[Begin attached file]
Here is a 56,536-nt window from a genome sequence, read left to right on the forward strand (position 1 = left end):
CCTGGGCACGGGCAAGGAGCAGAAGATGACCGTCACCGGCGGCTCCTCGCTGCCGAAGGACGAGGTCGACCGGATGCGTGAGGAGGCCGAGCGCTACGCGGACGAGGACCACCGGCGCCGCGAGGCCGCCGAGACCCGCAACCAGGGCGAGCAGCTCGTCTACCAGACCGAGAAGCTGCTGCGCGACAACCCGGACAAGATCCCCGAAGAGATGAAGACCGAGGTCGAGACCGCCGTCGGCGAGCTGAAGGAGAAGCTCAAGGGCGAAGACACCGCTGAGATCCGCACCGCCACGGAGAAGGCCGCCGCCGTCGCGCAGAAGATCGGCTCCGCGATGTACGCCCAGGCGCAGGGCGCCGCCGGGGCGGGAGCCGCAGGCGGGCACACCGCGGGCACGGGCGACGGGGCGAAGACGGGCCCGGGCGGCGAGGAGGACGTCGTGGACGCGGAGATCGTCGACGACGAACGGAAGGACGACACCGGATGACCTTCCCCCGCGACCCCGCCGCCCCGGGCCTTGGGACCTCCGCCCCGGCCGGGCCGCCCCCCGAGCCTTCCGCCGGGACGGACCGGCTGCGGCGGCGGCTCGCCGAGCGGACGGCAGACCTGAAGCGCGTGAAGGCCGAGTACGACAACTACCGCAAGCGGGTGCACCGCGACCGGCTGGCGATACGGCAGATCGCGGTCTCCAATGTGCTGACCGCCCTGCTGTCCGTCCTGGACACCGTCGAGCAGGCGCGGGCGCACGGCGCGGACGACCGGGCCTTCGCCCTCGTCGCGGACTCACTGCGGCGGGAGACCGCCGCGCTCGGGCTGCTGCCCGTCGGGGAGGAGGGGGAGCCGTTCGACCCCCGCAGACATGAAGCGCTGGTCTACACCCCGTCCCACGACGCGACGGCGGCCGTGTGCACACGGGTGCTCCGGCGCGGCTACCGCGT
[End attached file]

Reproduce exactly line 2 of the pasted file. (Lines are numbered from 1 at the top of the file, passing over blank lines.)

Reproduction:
CCTGGGCACGGGCAAGGAGCAGAAGATGACCGTCACCGGCGGCTCCTCGCTGCCGAAGGACGAGGTCGACCGGATGCGTGAGGAGGCCGAGCGCTACGCGGACGAGGACCACCGGCGCCGCGAGGCCGCCGAGACCCGCAACCAGGGCGAGCAGCTCGTCTACCAGACCGAGAAGCTGCTGCGCGACAACCCGGACAAGATCCCCGAAGAGATGAAGACCGAGGTCGAGACCGCCGTCGGCGAGCTGAAGGAGAAGCTCAAGGGCGAAGACACCGCTGAGATCCGCACCGCCACGGAGAAGGCCGCCGCCGTCGCGCAGAAGATCGGCTCCGCGATGTACGCCCAGGCGCAGGGCGCCGCCGGGGCGGGAGCCGCAGGCGGGCACACCGCGGGCACGGGCGACGGGGCGAAGACGGGCCCGGGCGGCGAGGAGGACGTCGTGGACGCGGAGATCGTCGACGACGAACGGAAGGACGACACCGGATGACCTTCCCCCGCGACCCCGCCGCCCCGGGCCTTGGGACCTCCGCCCCGGCCGGGCCGCCCCCCGAGCCTTCCGCCGGGACGGACCGGCTGCGGCGGCGGCTCGCCGAGCGGACGGCAGACCTGAAGCGCGTGAAGGCCGAGTACGACAACTACCGCAAGCGGGTGCACCGCGACCGGCTGGCGATACGGCAGATCGCGGTCTCCAATGTGCTGACCGCCCTGCTGTCCGTCCTGGACACCGTCGAGCAGGCGCGGGCGCACGGCGCGGACGACCGGGCCTTCGCCCTCGTCGCGGACTCACTGCGGCGGGAGACCGCCGCGCTCGGGCTGCTGCCCGTCGGGGAGGAGGGGGAGCCGTTCGACCCCCGCAGACATGAAGCGCTGGTCTACACCCCGTCCCACGACGCGACGGCGGCCGTGTGCACACGGGTGCTCCGGCGCGGCTACCGCGT